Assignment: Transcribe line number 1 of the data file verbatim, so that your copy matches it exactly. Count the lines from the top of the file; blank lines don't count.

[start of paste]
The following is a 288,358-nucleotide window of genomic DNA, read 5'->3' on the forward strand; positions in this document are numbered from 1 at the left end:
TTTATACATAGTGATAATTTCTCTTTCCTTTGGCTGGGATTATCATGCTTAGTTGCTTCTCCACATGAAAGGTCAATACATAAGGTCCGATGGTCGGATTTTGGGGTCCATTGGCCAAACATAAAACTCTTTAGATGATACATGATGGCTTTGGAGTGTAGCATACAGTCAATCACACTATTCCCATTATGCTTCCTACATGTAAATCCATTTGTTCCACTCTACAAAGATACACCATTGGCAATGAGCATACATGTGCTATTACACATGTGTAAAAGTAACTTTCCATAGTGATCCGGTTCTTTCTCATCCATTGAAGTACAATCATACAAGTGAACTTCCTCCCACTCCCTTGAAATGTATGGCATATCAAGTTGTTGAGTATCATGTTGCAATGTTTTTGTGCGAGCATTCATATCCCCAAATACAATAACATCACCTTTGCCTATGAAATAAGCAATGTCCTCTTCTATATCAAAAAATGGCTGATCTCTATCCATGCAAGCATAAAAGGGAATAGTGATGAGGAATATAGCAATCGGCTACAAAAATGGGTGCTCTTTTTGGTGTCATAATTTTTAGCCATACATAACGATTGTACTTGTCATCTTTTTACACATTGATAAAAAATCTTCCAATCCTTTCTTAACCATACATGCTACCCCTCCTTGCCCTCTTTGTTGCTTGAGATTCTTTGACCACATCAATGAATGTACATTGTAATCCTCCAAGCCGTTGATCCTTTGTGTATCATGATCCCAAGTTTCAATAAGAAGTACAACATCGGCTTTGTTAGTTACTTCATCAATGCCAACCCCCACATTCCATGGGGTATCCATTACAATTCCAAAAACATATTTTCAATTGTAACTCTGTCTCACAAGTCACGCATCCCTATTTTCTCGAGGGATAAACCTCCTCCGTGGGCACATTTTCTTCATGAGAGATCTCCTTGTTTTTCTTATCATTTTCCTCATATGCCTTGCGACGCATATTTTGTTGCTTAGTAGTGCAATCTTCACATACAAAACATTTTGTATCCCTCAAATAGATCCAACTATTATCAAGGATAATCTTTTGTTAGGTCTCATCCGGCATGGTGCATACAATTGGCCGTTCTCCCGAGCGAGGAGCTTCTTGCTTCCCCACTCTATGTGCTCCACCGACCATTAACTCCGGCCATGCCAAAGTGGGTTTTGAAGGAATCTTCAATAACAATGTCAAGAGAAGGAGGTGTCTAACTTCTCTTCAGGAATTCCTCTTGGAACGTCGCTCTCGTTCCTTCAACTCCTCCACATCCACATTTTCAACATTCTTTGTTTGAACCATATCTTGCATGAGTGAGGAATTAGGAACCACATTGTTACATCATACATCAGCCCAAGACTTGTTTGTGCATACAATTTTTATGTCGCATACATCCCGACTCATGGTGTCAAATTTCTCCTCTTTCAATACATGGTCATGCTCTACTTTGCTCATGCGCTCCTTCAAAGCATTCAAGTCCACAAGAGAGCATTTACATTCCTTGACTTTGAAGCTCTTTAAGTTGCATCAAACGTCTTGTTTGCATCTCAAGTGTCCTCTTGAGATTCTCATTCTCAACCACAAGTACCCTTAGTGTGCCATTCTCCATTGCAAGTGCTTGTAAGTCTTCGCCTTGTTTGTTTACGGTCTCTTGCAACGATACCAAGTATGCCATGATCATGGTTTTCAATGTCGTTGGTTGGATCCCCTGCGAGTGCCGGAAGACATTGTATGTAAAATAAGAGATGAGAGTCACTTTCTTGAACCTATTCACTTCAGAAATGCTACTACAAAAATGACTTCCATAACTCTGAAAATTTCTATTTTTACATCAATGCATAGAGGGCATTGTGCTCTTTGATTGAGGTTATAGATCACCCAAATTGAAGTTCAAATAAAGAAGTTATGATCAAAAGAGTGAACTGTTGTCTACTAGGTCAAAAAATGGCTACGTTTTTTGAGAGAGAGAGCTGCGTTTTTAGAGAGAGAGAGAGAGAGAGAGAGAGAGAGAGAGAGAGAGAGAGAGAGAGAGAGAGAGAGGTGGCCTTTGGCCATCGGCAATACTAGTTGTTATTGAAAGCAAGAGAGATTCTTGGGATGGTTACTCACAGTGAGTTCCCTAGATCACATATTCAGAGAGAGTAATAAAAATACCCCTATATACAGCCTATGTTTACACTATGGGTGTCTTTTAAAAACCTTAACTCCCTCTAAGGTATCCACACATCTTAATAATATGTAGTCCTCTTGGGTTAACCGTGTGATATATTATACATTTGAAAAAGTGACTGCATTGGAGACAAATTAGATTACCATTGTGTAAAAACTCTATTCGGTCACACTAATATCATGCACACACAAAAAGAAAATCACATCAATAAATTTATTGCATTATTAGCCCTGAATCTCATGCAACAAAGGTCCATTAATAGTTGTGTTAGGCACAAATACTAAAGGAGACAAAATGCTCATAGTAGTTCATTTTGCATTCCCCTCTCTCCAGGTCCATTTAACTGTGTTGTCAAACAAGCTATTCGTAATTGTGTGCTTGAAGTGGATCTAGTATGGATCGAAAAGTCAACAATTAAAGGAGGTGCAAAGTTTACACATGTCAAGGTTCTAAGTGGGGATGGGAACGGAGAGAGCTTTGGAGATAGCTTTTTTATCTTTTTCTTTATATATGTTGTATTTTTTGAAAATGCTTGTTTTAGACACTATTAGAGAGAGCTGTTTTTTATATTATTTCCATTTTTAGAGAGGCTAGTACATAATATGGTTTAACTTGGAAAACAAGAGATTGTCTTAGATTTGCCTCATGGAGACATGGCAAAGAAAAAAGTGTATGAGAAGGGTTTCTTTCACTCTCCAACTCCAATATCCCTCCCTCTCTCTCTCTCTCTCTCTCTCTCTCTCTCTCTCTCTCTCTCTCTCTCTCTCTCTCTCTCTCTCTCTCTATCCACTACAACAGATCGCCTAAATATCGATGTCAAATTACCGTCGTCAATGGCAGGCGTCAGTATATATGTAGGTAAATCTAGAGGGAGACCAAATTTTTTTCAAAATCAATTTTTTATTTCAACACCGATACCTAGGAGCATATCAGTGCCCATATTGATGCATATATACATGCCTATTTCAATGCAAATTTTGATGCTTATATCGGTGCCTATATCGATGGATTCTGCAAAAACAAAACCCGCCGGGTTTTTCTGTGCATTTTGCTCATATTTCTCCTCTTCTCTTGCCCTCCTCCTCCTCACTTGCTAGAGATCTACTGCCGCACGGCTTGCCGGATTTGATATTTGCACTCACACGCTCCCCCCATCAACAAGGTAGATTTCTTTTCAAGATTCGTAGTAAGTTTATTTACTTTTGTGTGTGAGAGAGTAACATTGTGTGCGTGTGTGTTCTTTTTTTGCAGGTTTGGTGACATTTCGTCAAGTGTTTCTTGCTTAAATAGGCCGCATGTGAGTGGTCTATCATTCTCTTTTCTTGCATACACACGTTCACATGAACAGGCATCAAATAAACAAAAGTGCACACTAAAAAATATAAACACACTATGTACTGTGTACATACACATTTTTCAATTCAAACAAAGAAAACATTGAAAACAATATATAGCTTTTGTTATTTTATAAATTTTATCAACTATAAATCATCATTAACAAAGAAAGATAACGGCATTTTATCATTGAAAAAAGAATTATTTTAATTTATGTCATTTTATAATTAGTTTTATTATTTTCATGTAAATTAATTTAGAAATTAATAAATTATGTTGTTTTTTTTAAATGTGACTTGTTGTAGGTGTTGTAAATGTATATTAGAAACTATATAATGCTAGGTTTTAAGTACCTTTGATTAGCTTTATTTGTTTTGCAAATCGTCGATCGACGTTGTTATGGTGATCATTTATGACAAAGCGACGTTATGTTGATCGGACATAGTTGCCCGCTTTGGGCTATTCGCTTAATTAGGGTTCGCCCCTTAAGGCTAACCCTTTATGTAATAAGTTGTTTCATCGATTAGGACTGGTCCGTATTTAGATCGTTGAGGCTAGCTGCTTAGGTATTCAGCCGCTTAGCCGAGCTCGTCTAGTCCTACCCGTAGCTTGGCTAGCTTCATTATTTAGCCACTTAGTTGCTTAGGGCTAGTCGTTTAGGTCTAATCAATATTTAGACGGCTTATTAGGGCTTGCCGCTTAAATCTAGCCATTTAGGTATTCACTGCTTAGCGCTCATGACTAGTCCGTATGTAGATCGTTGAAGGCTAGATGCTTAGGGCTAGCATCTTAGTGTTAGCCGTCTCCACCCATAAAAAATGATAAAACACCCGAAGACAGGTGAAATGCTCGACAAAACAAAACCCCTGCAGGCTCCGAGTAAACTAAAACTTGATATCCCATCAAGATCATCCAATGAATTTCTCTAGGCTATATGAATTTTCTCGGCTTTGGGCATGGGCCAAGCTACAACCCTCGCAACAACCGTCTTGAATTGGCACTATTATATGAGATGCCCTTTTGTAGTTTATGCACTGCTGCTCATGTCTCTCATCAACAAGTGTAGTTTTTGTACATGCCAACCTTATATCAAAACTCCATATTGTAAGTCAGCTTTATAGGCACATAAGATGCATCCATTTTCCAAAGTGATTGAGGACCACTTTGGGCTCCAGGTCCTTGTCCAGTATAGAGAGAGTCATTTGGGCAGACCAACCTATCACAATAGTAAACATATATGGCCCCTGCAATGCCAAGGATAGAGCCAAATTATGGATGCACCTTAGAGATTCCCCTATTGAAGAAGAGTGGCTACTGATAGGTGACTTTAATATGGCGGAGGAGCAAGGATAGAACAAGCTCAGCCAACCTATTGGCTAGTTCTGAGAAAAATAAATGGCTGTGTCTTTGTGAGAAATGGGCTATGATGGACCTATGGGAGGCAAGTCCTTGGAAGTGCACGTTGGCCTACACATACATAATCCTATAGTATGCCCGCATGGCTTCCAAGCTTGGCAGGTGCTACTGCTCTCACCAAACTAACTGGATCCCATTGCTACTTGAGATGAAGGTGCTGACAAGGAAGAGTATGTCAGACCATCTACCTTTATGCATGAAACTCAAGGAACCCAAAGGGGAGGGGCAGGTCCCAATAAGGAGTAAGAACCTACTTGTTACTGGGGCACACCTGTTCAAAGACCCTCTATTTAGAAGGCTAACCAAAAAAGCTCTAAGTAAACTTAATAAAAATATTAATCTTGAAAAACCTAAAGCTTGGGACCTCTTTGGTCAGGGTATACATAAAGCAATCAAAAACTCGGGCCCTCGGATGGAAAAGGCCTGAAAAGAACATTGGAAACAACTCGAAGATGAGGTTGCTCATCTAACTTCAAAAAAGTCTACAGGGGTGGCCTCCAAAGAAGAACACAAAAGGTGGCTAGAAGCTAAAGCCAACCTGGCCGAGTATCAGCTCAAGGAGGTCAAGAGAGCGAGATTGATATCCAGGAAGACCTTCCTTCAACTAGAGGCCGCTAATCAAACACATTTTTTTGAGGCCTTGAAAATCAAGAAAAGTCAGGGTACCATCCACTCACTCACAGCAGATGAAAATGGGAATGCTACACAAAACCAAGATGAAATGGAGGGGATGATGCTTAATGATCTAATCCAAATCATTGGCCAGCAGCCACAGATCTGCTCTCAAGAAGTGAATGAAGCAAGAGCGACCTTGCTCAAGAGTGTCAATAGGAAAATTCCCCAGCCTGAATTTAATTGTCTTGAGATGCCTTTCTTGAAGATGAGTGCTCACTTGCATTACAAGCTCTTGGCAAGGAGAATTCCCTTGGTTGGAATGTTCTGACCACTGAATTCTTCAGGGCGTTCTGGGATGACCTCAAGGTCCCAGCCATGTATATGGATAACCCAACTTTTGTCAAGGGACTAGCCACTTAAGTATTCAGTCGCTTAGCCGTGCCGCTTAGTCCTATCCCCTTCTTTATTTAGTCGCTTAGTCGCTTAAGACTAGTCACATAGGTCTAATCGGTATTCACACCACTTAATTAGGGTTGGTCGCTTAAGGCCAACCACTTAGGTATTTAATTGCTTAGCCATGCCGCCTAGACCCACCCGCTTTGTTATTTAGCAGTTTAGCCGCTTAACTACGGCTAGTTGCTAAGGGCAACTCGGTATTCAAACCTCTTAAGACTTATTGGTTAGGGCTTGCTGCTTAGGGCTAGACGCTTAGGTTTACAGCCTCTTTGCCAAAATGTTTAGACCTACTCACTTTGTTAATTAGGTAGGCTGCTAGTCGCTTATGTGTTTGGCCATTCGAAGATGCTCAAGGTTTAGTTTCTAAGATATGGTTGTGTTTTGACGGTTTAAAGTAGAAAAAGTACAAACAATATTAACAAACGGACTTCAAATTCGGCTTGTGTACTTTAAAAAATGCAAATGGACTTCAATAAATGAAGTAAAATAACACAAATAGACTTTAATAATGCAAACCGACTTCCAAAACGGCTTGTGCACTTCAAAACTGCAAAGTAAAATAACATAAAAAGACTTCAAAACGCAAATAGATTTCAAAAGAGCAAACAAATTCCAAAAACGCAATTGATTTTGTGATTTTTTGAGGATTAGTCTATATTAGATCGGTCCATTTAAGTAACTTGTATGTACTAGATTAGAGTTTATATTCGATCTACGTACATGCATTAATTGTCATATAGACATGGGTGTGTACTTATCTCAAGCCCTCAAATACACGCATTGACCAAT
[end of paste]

The following is a 288,358-nucleotide window of genomic DNA, read 5'->3' on the forward strand; positions in this document are numbered from 1 at the left end: